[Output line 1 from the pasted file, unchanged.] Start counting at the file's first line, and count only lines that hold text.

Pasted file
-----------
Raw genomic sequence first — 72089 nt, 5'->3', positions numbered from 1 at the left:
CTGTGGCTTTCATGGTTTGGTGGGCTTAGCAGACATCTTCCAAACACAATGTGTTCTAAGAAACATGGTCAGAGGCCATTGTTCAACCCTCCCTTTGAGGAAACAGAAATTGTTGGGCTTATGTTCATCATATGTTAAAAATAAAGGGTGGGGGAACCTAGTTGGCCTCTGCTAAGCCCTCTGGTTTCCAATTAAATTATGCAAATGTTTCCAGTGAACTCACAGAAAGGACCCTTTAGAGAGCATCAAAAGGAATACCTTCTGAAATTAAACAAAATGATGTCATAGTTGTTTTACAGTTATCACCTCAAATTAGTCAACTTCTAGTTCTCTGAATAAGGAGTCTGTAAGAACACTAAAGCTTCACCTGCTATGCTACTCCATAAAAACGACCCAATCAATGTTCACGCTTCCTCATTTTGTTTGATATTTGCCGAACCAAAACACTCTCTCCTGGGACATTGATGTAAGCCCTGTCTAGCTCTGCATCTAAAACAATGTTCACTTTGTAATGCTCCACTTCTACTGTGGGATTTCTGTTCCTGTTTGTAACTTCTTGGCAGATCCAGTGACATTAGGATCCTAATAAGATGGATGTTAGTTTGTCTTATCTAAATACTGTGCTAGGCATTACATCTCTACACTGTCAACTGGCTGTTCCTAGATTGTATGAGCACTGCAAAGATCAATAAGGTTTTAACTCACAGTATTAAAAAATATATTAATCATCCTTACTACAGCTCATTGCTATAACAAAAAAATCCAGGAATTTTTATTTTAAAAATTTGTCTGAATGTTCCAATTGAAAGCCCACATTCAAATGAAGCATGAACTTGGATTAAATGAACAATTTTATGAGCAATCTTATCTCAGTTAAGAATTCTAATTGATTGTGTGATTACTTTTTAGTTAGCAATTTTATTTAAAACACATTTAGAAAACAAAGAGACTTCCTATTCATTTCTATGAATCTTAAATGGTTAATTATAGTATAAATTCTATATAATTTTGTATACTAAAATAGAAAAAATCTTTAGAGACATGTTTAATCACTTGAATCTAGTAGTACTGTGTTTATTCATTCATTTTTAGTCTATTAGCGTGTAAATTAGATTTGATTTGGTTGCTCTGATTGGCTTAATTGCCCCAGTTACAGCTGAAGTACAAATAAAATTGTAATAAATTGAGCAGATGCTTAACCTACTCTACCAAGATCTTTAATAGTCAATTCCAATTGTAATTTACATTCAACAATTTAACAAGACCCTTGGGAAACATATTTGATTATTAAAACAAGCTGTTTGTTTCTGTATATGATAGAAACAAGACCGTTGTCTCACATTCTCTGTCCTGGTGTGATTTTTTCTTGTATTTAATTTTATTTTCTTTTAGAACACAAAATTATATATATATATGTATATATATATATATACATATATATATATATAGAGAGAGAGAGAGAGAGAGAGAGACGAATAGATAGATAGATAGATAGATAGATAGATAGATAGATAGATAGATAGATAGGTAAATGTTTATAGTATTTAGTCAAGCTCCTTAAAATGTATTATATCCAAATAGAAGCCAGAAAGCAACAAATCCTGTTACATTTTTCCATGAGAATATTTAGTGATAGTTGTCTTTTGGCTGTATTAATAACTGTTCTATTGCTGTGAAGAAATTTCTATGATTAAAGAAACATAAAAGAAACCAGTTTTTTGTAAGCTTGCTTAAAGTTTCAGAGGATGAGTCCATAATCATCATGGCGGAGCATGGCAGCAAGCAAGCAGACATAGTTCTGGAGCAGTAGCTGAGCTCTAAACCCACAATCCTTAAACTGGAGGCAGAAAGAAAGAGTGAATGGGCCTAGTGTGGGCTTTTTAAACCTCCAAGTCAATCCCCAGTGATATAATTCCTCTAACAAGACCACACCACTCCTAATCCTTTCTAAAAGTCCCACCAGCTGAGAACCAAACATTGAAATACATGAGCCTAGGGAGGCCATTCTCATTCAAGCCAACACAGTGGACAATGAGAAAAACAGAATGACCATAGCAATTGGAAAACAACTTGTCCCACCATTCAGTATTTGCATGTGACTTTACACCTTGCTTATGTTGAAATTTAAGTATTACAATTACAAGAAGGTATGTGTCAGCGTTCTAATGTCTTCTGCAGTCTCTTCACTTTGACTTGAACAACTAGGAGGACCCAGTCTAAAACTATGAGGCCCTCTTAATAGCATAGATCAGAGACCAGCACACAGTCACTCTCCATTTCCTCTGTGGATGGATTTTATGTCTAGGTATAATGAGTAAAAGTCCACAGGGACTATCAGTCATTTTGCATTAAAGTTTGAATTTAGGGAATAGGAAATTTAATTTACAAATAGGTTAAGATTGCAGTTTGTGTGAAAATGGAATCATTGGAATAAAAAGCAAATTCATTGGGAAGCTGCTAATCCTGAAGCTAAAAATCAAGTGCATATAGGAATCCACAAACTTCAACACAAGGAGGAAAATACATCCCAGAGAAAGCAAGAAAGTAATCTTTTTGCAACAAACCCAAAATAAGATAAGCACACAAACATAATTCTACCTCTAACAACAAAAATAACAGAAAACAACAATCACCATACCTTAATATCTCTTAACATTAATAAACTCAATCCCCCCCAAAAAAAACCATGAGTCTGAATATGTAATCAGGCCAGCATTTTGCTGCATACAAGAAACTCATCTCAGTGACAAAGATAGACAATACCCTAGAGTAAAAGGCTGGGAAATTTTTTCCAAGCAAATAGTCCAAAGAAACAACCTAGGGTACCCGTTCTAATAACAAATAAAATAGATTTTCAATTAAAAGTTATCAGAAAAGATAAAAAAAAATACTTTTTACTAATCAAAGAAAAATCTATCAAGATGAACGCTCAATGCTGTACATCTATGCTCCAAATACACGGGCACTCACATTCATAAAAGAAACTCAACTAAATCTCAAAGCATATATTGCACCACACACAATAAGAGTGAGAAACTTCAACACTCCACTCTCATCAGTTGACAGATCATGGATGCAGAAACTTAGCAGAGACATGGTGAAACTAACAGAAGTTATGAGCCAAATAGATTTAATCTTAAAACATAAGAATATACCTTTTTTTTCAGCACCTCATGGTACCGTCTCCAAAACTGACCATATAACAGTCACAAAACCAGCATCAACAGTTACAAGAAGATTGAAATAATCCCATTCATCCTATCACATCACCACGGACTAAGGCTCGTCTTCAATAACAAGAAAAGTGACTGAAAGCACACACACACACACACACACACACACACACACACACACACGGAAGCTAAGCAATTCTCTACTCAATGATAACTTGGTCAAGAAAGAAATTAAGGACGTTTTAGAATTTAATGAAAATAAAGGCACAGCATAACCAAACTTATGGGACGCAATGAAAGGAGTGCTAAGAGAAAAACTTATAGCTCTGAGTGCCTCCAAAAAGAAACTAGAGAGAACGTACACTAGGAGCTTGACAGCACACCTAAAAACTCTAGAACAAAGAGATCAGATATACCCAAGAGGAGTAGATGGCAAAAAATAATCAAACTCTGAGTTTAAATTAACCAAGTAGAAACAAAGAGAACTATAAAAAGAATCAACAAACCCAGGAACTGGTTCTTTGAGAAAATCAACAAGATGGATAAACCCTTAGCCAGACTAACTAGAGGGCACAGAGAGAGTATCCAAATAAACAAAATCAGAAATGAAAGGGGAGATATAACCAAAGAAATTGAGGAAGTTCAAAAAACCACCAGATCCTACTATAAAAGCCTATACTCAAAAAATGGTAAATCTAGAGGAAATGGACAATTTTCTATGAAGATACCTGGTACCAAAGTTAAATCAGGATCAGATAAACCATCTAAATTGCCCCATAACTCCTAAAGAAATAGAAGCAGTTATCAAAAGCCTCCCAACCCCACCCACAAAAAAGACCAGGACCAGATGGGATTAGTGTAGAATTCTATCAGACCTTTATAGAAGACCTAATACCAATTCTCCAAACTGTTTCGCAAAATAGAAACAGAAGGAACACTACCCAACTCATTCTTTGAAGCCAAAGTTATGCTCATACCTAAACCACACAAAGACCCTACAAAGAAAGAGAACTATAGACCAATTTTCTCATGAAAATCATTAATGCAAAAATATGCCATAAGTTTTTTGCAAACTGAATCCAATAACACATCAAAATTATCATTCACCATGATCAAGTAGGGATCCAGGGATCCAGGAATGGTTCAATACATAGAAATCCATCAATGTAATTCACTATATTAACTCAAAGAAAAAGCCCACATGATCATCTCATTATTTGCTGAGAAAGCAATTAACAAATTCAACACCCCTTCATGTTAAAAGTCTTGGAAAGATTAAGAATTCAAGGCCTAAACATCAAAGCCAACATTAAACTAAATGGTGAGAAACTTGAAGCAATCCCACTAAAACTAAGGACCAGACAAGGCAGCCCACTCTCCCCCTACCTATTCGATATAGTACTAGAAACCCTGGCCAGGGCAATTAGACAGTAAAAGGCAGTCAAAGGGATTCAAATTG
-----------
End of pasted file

Raw genomic sequence first — 72089 nt, 5'->3', positions numbered from 1 at the left: